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June 15, 2023

Currency volatility, Blue Chip and El Niño

This week’s charts begin by visualising volatility in the foreign-exchange market over the decades, comparing the effects of events like the Plaza Accord and Black Wednesday to the relatively benign environment of the present day. We move on to showcase our new partnership with Blue Chip forecasts, which are projecting a decline in borrowing costs next year. On the climate front, we compare damage from natural catastrophes to incidences of El Niño. And as forecasters ponder prospects for recession, we show how few OECD economies are contracting compared to the recent past. Finally, in Europe, we measure the lingering effects of central-bank interventions and show how overcrowded households are unevenly distributed across the EU.
articles in this chart pack
Arnaud Lieugaut
Karl-Philip Nilsson
Usama Karatella
Patrick Malm
Keith Campbell
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Currency volatility over the decades

Charts of the Week: Currency volatility, Blue Chip and El Niño

Currencies have been in the news during this tightening cycle as “King Dollar” demolished all rivals in 2022 and retreated this year. There was also a bumpy ride during the US debt ceiling drama.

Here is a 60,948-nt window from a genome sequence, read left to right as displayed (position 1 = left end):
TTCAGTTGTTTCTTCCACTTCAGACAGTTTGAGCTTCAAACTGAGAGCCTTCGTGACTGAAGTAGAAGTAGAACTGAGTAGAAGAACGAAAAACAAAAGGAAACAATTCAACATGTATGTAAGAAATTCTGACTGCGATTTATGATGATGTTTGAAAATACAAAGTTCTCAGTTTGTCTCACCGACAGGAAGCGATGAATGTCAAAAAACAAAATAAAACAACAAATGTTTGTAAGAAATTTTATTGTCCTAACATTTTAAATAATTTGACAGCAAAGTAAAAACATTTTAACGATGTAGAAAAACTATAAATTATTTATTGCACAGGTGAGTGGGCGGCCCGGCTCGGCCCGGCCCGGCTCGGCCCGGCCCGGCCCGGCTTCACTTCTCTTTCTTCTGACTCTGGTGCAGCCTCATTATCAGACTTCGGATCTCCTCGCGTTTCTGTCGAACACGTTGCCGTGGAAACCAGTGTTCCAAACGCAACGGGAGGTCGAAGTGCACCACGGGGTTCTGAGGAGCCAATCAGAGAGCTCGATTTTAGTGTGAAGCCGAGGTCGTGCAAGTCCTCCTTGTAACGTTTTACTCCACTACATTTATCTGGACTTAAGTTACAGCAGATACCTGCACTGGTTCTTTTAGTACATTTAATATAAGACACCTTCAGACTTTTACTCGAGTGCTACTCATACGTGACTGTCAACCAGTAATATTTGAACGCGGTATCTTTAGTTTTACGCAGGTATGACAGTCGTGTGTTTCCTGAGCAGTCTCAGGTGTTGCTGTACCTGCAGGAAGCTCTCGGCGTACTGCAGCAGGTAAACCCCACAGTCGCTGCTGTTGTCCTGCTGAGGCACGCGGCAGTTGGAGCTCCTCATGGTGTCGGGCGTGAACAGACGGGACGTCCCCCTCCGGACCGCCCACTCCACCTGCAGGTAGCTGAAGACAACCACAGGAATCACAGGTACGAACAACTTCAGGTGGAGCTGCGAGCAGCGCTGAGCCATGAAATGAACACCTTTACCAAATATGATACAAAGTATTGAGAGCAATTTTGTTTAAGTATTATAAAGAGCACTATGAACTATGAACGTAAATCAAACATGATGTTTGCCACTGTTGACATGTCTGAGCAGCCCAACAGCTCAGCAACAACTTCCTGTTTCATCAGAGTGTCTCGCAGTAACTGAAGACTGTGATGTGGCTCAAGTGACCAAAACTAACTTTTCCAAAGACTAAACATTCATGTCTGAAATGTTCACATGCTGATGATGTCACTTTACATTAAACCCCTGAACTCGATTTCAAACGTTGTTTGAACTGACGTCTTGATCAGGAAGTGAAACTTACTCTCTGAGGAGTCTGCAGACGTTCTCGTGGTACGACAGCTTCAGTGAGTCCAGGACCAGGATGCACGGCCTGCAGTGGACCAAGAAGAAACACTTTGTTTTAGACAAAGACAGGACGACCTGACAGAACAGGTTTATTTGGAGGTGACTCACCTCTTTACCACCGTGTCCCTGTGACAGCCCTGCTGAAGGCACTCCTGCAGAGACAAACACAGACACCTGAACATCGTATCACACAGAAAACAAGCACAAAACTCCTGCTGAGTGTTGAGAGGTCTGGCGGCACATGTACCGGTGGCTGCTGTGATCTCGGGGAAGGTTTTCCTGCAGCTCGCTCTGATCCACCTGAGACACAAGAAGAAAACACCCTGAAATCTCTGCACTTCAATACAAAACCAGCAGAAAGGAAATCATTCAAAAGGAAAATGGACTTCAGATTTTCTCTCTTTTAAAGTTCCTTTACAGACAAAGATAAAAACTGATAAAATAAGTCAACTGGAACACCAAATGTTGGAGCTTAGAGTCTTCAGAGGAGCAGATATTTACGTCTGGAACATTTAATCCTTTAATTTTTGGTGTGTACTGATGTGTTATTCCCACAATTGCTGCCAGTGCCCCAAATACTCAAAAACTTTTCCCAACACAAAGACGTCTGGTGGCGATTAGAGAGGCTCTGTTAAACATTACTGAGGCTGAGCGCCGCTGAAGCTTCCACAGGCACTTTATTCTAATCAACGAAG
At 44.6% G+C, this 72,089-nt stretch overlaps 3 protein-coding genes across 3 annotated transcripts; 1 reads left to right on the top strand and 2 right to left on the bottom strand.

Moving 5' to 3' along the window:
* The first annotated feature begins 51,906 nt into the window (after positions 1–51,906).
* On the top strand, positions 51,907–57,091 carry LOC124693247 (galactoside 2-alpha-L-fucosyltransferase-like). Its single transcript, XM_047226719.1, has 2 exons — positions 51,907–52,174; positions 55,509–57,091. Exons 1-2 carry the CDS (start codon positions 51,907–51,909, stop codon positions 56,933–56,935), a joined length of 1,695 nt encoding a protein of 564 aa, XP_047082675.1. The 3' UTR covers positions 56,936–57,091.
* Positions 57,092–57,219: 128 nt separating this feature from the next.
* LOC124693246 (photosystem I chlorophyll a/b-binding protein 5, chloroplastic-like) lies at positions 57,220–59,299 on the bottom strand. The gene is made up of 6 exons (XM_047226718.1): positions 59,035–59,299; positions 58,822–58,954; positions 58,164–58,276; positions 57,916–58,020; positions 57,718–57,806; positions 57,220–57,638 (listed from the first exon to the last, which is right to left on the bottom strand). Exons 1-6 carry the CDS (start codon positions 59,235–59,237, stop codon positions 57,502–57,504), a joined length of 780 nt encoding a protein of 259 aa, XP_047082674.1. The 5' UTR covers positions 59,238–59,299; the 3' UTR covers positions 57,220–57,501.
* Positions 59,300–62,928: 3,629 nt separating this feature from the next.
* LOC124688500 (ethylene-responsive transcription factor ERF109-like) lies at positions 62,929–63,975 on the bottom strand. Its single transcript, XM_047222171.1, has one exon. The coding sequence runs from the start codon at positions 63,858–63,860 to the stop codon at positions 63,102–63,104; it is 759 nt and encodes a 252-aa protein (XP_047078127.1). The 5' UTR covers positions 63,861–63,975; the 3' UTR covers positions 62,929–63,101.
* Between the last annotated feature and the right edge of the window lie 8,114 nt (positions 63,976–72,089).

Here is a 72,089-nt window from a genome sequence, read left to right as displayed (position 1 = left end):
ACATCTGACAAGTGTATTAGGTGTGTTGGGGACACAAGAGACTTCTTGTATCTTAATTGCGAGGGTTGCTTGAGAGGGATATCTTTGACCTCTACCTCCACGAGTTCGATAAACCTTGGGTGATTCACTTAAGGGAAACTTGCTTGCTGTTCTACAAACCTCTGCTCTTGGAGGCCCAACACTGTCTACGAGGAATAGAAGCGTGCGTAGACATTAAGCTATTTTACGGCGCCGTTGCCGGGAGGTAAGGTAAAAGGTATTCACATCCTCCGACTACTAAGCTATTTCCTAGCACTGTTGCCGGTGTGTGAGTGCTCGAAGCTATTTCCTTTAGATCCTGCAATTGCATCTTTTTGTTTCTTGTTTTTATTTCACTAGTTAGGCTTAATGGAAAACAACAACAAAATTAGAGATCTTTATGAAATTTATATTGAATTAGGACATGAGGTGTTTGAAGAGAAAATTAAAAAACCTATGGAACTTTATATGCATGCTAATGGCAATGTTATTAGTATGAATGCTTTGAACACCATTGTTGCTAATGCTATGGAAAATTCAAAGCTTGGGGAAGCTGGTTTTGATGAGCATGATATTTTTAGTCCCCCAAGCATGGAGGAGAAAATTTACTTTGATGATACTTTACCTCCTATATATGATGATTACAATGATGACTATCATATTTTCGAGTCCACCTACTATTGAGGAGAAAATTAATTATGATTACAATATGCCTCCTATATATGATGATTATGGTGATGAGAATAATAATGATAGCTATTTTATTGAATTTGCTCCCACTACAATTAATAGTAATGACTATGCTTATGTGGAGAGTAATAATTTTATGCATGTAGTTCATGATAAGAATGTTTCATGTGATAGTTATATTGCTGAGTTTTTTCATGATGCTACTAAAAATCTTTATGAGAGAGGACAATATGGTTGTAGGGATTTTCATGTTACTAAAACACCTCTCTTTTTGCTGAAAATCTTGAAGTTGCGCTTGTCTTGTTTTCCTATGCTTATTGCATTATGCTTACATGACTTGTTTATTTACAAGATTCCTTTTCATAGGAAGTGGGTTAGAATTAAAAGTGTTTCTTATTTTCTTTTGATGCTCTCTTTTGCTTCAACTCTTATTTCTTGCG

However, on a historic basis, recent years have not been all that volatile, as our chart shows. 

We measured historic volatility for eight of the G-10 currencies against the dollar by applying a month-on-month percentage change and standardising the results. Using the resulting Z-score (a statistical measure of deviation from the norm), we generated volatility “bubble sizes” for moments in time.

The 2008 financial crisis stands out as a period of unanimous volatility against the greenback. It’s also of note that several currencies appear to have been more volatile pre-2000. Japan’s yen experienced more sustained volatility after the 1985 Plaza Accord.

Britons scarred by the Truss/Kwarteng episode might be surprised to see that recent sterling trading has not been especially volatile compared to the early 1990s era of “Black Wednesday,” when the pound crashed out of the European exchange-rate system. (As we wrote last year, while some UK market moves in late 2022 were historic on a weekly basis, the market turmoil was relatively short-lived.)